TOPICS: Dynamics (Mechanics), Pressure, Endothelial cells, Hydrostatic pressure, Blood, Water, Physiology
research-article  
Lei Shi, Wang Yao, Yu Gan, Lily Zhao, William Eugene McKee, Joy Vink, Ronanld Wapner, Christine Hendon and Kristin Myers
J Biomech Eng   doi: 10.1115/1.4043977
The cervix is essential to a healthy pregnancy as it must bear the increasing load caused by the growing fetus. Preterm birth is suspected to be caused by the premature softening and mechanical failure of the cervix. The objective of this paper is to measure the anisotropic mechanical properties of human cervical tissue using indentation and video extensometry. The human cervix is a layered structure, where its thick stromal core contains preferentially aligned collagen fibers embedded in a soft ground substance. The fiber composite nature of the tissue provides resistance to the complex 3-dimensional loading environment of pregnancy. In this work, we detail an indentation mechanical test to obtain the force and deformation response during loading which closely matches in vivo conditions. We postulate a constitutive material model to describe the equilibrium material behavior to ramp-hold indentation, and we use an inverse finite element method based on genetic algorithm optimization to determine best-fit material parameters. We report the material properties of human cervical slices taken at different anatomical locations from women of different obstetric backgrounds. In this cohort of patients, the anterior internal os (the area where the cervix meets the uterus) of the cervix is stiffer than the anterior external os (the area closest to the vagina). The anatomic anterior and posterior quadrants of cervical tissue are more anisotropic than the left and right quadrants. There is no significant difference in material properties between samples of different parities (number of pregnancies reaching viable gestation age).
TOPICS: Anisotropy, Biological tissues, Materials properties, Fibers, Stress, Deformation, Composite materials, Mechanical properties, Equilibrium (Physics), Finite element methods, Optimization, Failure, Genetic algorithms, Mechanical testing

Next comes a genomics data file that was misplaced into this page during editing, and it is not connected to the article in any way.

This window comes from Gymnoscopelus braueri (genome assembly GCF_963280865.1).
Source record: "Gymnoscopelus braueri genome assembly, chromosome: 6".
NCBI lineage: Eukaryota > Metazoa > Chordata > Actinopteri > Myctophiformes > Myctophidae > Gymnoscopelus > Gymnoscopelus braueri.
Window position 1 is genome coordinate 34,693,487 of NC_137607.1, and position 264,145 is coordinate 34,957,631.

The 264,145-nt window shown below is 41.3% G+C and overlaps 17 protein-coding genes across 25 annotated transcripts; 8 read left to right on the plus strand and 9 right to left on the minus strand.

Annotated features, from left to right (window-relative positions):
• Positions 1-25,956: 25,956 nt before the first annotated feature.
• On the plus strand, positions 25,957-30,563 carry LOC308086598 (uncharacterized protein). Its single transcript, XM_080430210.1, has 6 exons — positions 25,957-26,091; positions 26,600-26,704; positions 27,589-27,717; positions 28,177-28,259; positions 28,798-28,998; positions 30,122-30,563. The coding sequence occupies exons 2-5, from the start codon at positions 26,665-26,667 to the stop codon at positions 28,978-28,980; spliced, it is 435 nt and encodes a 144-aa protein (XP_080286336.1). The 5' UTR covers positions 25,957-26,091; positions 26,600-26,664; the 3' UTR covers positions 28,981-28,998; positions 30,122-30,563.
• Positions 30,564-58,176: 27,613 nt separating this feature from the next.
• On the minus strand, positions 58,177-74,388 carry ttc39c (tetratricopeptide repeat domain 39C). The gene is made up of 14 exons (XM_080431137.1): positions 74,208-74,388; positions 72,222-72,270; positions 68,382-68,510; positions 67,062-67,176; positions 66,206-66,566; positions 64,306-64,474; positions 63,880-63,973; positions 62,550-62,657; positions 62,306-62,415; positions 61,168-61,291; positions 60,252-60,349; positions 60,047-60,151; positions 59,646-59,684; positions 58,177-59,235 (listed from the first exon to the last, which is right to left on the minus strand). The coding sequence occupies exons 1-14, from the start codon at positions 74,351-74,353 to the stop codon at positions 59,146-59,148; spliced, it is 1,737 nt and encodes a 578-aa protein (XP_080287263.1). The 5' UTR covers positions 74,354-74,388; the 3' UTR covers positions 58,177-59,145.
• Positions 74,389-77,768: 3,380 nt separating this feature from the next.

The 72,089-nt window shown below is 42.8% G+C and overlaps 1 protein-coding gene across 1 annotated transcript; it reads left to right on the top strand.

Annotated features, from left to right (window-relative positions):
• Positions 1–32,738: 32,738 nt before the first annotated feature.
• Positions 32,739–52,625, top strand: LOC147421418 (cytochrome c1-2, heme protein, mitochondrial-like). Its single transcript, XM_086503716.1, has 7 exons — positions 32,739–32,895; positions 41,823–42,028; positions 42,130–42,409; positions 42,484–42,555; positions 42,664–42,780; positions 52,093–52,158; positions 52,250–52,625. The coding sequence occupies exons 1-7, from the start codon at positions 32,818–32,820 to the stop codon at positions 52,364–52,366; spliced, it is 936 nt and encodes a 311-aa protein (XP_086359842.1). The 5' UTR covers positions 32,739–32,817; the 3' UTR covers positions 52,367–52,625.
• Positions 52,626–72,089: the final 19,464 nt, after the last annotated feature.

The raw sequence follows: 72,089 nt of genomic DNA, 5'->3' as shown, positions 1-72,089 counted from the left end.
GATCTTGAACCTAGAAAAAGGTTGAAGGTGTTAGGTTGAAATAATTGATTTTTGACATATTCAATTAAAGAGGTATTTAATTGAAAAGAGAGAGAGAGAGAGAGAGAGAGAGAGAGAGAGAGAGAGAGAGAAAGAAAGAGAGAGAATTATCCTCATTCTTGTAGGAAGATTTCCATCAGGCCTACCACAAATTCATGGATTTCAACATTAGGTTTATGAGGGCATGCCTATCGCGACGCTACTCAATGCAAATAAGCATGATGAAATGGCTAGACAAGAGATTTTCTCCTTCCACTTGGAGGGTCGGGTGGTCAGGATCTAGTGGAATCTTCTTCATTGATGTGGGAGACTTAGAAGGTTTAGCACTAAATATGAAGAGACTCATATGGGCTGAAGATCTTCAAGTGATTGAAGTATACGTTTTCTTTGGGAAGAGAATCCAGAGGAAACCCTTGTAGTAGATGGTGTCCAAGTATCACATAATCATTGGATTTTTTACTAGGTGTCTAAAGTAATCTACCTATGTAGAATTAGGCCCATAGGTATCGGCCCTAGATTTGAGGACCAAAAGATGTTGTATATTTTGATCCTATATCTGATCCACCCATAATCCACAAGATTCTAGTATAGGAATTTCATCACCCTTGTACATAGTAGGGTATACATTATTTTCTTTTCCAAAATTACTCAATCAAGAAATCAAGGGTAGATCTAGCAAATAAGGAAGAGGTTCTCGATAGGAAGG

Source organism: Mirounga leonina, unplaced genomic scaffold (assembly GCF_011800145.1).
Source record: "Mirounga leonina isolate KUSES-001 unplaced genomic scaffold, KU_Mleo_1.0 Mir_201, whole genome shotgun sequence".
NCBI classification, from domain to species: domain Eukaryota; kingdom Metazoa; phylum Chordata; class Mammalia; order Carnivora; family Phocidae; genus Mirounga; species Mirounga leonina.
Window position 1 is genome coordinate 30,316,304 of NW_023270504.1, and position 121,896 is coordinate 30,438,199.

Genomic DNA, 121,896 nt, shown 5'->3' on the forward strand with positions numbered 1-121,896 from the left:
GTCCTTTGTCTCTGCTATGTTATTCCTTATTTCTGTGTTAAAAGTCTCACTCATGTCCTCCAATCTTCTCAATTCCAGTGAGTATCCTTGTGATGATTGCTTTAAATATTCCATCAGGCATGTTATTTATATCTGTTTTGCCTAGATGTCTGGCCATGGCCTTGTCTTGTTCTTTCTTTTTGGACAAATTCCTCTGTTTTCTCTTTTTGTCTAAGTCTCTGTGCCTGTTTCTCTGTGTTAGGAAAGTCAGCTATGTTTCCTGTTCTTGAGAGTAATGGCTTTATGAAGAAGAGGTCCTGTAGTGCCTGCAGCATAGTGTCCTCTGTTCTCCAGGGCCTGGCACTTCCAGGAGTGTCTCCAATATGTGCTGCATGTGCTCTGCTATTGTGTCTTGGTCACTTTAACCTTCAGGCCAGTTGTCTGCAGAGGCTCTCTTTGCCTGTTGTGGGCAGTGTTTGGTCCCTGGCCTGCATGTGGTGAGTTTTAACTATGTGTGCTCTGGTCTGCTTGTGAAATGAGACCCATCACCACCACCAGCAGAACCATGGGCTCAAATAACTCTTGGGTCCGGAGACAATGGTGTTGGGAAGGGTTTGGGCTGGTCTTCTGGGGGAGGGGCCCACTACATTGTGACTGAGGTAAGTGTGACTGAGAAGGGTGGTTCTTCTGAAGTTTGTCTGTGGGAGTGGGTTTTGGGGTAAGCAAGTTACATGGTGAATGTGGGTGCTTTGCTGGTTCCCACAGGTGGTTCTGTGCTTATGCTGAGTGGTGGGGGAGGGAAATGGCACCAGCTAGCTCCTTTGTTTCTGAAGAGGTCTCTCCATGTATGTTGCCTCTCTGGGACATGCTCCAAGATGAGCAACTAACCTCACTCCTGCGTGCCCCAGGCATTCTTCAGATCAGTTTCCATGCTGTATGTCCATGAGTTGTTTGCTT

research-article  
Danè Dabirrahmani, Desmond Bokor, Thomas Tarento, Shahrulazua Ahmad and Richard Appleyard
J Biomech Eng   doi: 10.1115/1.4043969
As the use of glenoid suture anchors in arthroscopic and open reconstruction, for instability after Bankart lesions of the shoulder, increases, an emerging problem has been the incidence of glenoid rim fractures through suture drill holes. Very little is known regarding the effect of the Hill-Sachs lesion on the glenoid's susceptibility to fracture and how drill hole location can further affect this. This study used finite element modelling techniques to investigate the risk of fracture of the glenoid rim in relation to variable sized Hill-Sachs defects impacting on the anterior glenoid edge with suture anchor holes placed in varying positions. The distribution of Von Mises (VM) stresses and the Factor of Safety (FOS) for each of the configurations were calculated. The greatest peak in von Mises (VM) stresses was generated when the glenoid was loaded with a small Hill-Sachs lesion. The VM stresses were lessened and the FOS increased (reducing likelihood of failure) with increasing size of the Hill-Sachs lesion. Placement of the suture drill holes at 2mm from the glenoid rim showed the highest risk of failure; and when combined with a medium sized Hill-Sachs lesion, which matched the central line of the drill holes, a potentially clinically significant configuration was presented. The results of this study are useful in assisting the surgeon in understanding the interaction between the Hill-Sachs lesion size and the placement of suture anchors with the purpose of minimising the risk of subsequent rim fracture with new injury.
TOPICS: Maintenance, Fracture (Materials), Fracture (Process), Risk, Drills (Tools), Stress, Failure, Wounds, Arthroscopy, Modeling, Safety engineering, Finite element analysis
Review Article  
Olufunmilayo Adebayo, Derek Holyoak and Marjolein C H van der Meulen
J Biomech Eng   doi: 10.1115/1.4043970